Automated filling and capping systems for clinical trial facility

AUK-based bio-therapeutic products manufacturer is using two high specification automatic aseptic filling and plugging systems at its brand new clinical trials facility. Supplied by Watson-Marlow Flexicon, the FPC50 systems, one of which is subjected to virus-based products, are housed in isolator units built by based Extract Technology, a specialist manufacturer of aseptic isolators. Extract Technology was introduced to the project by Bioquell UK of Andover, a provider of hydrogen peroxide vapour (HPV) bio-decontamination solutions, which interfaced its own Clarus L HPV generator with both isolators. The Clarus L completes an automated high level disinfection process to achieve six-log sporicidal reduction on all surfaces within the isolator. This is achieved by depositing a fine layer of hydrogen peroxide condensation during the decontamination phase which is then evaporated in the aeration phase providing a residue-free process with excellent material compatibility - including sensitive electronics.

Watson-Marlow Flexicon has specialised in aseptic peristaltic filling and capping systems for pharmaceutical, biotech and diagnostic applications for nearly 25 years. The company's FPC50 automated vial filler and capping unit is a compact system that offers a number of advantages that include: no cleaning validation; easy product changeover; no cross contamination; and high accuracy peristaltic filling better than +/-1 per cent for filling volumes ranging from 0.1ml to 100ml, ensuring substantial annual savings (Fig.1). The unit can fill up to 25 vials per minute and is designed purposely to integrate into an LAF cabinet or an isolator.

Neil Cocker, technical manager at Extract Technology, says: "In the past couple of years we've diversified into the manufacture of aseptic-type isolators that protect the product from the operators and surrounding environment. Whilst these were our first filling line isolators we utilised our experience of integrating process machines into isolators and developed a close working relationship with Watson-Marlow Flexicon to enable the project to be very well executed.'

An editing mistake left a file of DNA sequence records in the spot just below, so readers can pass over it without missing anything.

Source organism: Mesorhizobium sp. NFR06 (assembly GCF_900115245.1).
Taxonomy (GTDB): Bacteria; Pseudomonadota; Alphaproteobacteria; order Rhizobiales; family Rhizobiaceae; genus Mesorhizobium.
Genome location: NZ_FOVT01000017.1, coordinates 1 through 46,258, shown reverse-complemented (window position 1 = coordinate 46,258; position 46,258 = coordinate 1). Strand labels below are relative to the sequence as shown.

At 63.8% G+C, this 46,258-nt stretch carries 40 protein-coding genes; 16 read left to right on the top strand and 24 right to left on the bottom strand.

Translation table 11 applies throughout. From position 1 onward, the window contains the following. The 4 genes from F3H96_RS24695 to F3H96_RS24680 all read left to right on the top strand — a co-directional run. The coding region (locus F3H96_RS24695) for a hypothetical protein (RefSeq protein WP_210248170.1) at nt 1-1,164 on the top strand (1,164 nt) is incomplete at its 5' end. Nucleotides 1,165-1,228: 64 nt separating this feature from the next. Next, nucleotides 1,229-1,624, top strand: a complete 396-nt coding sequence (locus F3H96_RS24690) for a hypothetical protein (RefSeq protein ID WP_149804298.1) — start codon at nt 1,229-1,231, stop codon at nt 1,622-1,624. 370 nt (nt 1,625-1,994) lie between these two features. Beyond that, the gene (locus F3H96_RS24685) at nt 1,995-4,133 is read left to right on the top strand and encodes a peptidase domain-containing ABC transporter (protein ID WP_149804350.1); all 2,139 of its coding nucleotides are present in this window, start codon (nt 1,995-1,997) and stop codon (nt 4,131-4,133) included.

The main operating functions of the systems specified by the customer for its new clinical trials facility included:

- The provision of a controlled, aseptic environment in which a vial filling machine, weigh scale, capper and associated ancillary devices could be installed.

- The protection of the product and sterile processes while loading the isolator enclosure with equipment and product/components to be processed; the protection of the product and sterile processes while manually preparing the product batch - and when filling, stoppering, check-weighing and capping the vials.

- The provision of a controlled means of removing processed product and waste materials from the isolator enclosure.

- The protection of the operator and local environment while decontaminating the isolator enclosure.

The aseptic filling isolator has a purpose-designed layout to suit the vial trays, product transfer interface and means of aseptically transferring product/equipment into or out of the chamber via a rapid transfer port - with continuous liner bag-out of filled vials in trays. In addition the filling machine is free-standing with a false floor created in the isolator at bed plate level (Fig.2). Generally speaking the two isolators are identical with variation only at filled vial exit. As one of the systems is exposed to virus-based products, this isolator has a Bioquell Clarus PORT (rapid gassing) for decontamination of the outside of filled vials in open trays.

Such clinical/sterile environments are a common application for the peristaltic technology offered by Watson-Marlow Flexicon. The peristaltic filling system on the FPC50 not only avoids the problems of cross-contamination, it eliminates the costs and difficulties of having product and volume-dedicated volumetric filling pumps in stock. With the entire fluid path designed for single use, all historical documentation related to volumetric pumps is unnecessary, making cleaning validation extremely simple.

The FPC50 units used for this particular application feature a total of six 240 x 240 x 30mm trays accommodating 10ml glass vials filled with bio-therapeutic liquids. The actual process consists of three stages defined as entry, processing and exit.

Both systems deploy rapid transfer port (RTP) entry, whereby all of the necessary equipment is transferred into the isolator via a 350mm rapid transfer port mounted to the left hand sidewall of the chamber. Following completion of the transfer process, the equipment is placed upon storage racks and hanging rails prior to the commencement of the automatic sanitisation phase.

"Once this is complete, the vials and rubber stoppers are loaded on to the Watson-Marlow Flexicon FPC50 filling machine where processing begins," says Cocker. "Accumulated filled vials are removed manually from the filling machine with the vials being check-weighed before being manually capped and removed from the isolator."

The two isolators vary only at the exit stage. For the aseptic fill system, capped vials are accumulated within product transfer trays which are sealed before being transferred from the isolator via the continuous liner bag-out system. Each tray is placed in the continuous liner prior to the liner being heat sealed and cut, with the process repeated until all of the filled vials have departed the isolator.

Exit from the virus fill system differs in that capped vials are accumulated within product transfer trays before being transferred from the isolator through a Bioquell Clarus PORT (rapid gassing) and transferred to an adjacent process area. Each tray is placed on a rack within the Clarus PORT before being subjected to a rapid decontamination cycle.

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